Date Updated: 2016-08-22
Tags: [field_primary_category], [field_secondary_categories]

ProgrammableWeb: APIsVictorOps

The VictorOps API provides integration of incidents, on-call, and reports for life-cycle IT projects. It is available in REST architecture with GET & POST requests that display JSON responses.
Date Updated: 2016-08-22
Tags: [field_primary_category], [field_secondary_categories]

ProgrammableWeb: APIsWalgreens Digital Offers

The offers API enables third party applications to search and clip digital coupons directly to Walgreens customers Balance Rewards Cards. Platforms include; iPhone, iPad, Android, Android Tablet, Blackberry and more. Walgreens is an online and location based retail outlet.
Date Updated: 2016-08-22
Tags: [field_primary_category], [field_secondary_categories]

ProgrammableWeb: APIsW3C Media Recorder

This W3C webservice API allows you to make basic recordings using the MediaRecorder object. The World Wide Web Consortium (W3C) is an international community where Member organizations, a full-time staff, and the public work together to develop Web standards.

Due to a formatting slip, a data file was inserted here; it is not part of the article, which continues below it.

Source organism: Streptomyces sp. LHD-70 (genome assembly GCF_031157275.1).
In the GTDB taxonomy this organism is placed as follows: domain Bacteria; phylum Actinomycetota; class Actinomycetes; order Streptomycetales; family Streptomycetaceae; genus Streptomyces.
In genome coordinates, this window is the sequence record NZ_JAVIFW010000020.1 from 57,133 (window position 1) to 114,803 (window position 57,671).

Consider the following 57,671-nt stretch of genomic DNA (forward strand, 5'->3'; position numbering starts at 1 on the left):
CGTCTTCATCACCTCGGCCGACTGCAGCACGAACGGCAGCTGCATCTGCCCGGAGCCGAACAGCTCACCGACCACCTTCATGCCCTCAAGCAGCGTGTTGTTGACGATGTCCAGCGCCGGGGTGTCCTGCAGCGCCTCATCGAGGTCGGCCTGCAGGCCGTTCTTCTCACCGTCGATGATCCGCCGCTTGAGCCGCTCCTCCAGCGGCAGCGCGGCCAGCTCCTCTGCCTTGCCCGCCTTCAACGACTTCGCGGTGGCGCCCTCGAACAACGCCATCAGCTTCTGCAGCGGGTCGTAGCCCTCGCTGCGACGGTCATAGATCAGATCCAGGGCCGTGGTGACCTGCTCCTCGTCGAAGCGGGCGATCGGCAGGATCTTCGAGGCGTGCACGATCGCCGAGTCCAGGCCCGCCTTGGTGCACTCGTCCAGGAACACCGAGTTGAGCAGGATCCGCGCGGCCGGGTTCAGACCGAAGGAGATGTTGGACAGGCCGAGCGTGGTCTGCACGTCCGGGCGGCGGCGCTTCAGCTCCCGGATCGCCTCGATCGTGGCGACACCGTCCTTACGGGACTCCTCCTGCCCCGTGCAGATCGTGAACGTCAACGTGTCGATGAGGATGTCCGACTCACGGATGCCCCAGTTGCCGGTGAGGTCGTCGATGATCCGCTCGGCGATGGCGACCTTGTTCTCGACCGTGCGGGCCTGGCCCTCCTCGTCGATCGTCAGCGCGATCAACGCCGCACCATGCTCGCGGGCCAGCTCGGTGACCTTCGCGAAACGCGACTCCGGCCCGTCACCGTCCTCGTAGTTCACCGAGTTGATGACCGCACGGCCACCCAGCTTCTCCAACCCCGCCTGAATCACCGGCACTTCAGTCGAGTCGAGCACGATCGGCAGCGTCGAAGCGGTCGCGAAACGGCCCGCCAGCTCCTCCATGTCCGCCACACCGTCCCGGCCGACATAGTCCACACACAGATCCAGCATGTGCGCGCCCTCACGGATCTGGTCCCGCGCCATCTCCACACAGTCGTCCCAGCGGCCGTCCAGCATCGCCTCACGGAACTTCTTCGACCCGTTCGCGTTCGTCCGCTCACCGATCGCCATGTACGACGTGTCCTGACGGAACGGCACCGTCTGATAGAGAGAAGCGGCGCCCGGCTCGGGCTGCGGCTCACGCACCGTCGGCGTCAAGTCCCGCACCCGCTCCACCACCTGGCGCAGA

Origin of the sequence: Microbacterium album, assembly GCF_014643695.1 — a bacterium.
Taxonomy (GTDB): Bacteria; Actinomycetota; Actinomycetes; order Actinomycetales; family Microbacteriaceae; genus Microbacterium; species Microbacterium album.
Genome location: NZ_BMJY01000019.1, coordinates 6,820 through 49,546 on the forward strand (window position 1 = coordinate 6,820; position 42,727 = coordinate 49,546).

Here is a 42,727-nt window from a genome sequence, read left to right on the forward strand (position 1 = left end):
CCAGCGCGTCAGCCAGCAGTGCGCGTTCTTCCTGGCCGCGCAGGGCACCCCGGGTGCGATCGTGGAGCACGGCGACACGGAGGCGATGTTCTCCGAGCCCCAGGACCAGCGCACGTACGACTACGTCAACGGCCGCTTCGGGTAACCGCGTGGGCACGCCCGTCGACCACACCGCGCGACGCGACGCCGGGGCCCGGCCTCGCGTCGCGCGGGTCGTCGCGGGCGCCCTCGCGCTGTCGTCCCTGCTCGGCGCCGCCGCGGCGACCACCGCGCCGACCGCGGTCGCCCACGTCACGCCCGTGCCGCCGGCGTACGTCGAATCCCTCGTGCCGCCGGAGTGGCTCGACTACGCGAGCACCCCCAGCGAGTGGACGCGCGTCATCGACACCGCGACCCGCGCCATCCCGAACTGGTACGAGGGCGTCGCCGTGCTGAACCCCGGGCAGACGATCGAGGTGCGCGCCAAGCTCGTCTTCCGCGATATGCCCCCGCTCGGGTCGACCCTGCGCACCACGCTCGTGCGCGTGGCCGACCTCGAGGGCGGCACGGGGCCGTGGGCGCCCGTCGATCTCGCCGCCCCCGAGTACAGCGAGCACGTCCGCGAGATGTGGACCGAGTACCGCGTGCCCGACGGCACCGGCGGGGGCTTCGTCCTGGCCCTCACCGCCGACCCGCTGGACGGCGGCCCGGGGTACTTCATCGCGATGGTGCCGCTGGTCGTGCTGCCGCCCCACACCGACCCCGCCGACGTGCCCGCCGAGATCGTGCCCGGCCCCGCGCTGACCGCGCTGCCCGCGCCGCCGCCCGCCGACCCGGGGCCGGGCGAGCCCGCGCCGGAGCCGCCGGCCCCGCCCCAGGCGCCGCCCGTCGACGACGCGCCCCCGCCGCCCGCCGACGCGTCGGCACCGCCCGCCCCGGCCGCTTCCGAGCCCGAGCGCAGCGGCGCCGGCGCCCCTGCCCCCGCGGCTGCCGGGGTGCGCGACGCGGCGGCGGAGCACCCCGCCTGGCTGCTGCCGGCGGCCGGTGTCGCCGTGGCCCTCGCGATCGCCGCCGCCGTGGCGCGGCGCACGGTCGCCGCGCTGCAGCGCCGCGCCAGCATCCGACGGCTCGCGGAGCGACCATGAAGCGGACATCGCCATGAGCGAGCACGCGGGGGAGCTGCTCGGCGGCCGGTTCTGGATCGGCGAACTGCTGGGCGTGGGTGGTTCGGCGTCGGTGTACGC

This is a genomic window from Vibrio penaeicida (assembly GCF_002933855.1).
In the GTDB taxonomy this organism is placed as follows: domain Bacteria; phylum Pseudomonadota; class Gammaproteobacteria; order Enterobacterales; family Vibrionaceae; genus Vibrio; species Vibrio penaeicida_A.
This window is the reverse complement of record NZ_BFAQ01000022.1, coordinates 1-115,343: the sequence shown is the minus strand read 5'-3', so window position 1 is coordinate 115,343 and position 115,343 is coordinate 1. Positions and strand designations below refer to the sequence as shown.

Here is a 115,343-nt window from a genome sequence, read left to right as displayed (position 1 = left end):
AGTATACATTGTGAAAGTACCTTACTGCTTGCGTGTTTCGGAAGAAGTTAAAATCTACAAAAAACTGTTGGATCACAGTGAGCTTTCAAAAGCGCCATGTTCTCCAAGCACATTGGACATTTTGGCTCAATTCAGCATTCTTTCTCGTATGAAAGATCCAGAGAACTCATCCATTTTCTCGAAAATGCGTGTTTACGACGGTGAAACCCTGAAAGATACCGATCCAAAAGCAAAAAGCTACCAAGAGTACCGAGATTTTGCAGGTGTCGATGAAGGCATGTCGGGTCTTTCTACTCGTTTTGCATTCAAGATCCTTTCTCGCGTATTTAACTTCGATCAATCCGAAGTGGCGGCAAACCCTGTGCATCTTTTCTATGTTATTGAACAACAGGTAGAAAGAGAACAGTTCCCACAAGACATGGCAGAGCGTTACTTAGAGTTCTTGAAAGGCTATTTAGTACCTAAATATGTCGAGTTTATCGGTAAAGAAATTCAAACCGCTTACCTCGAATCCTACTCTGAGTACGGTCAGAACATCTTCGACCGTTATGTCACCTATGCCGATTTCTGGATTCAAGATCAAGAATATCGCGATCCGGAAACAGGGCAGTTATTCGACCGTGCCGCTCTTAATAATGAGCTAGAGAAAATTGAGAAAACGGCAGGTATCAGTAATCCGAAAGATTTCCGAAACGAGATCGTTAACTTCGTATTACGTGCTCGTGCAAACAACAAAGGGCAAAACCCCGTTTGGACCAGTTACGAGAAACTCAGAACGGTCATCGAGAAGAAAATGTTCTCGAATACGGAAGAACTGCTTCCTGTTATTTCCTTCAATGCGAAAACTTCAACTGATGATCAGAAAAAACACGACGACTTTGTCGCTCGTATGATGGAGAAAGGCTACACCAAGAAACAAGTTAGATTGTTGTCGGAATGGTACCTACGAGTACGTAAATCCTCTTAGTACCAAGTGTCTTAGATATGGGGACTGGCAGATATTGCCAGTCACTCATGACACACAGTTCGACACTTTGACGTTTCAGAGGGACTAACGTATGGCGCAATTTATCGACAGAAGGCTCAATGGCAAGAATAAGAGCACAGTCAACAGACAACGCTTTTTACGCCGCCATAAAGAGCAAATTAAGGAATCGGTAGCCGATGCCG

Date Updated: 2016-08-22
Tags: [field_primary_category], [field_secondary_categories]

ProgrammableWeb: APIsSkyscanner Referrals Service

This API is a referral service that allows you access to the required Skyscanner web page based on the given query including; date, origin and/or destination. Skyscanner is a global travel search engine that you can plan and book directly from millions of travel options.
Date Updated: 2016-08-22
Tags: [field_primary_category], [field_secondary_categories]

ProgrammableWeb: APIsSkyscanner Location Autosuggest Service

This API allows you to get a list of places in Skyscanner that match the query string. It also allows you to get information about a specific place given it's ID. Skyscanner is a global travel search engine that you can plan and book directly from millions of travel options.
Date Updated: 2016-08-22
Tags: [field_primary_category], [field_secondary_categories]

ProgrammableWebHow Open Financial APIs Will Lead to Integrated Banking

If there were ever a time to develop a banking app it would be now. It is estimated that a quarter of the top 50 global banks will have a banking app store within the next two years. A plethora of 3rd party banking apps have emerged in recent years, causing trouble for slow-to-adapt banks. Banking apps, and their ecosystems, offer banks a multitude of new revenues streams, as well as help to broaden partner and user bases. For those less convinced of app viability, a cursory glance at market trends should be convincing enough.

ProgrammableWebDaily API RoundUp: Pokémon Go Slack Integration, Basecamp 3, EdX, W3C Screen Orientation